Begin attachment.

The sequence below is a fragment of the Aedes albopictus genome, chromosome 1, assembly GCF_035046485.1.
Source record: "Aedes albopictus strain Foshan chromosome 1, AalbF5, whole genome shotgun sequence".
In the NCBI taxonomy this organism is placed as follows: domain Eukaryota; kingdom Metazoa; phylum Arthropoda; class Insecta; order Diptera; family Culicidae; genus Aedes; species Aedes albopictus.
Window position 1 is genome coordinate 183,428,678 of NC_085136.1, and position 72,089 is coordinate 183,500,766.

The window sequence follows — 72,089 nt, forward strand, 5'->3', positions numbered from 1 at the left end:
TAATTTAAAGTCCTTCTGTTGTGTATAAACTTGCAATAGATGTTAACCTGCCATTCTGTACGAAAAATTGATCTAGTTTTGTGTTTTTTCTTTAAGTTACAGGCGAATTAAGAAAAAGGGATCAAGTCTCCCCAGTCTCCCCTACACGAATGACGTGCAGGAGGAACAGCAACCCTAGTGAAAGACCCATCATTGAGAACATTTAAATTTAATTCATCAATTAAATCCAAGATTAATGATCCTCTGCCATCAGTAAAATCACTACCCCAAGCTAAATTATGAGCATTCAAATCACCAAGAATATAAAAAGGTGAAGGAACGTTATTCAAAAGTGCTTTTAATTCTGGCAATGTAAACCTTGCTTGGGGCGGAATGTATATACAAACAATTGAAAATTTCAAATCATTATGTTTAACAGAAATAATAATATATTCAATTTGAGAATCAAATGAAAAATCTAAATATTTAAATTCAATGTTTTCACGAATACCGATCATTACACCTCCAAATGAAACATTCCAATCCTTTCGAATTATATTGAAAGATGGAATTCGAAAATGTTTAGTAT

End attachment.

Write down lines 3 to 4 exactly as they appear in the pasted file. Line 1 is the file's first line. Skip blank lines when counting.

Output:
In the NCBI taxonomy this organism is placed as follows: domain Eukaryota; kingdom Metazoa; phylum Arthropoda; class Insecta; order Diptera; family Culicidae; genus Aedes; species Aedes albopictus.
Window position 1 is genome coordinate 183,428,678 of NC_085136.1, and position 72,089 is coordinate 183,500,766.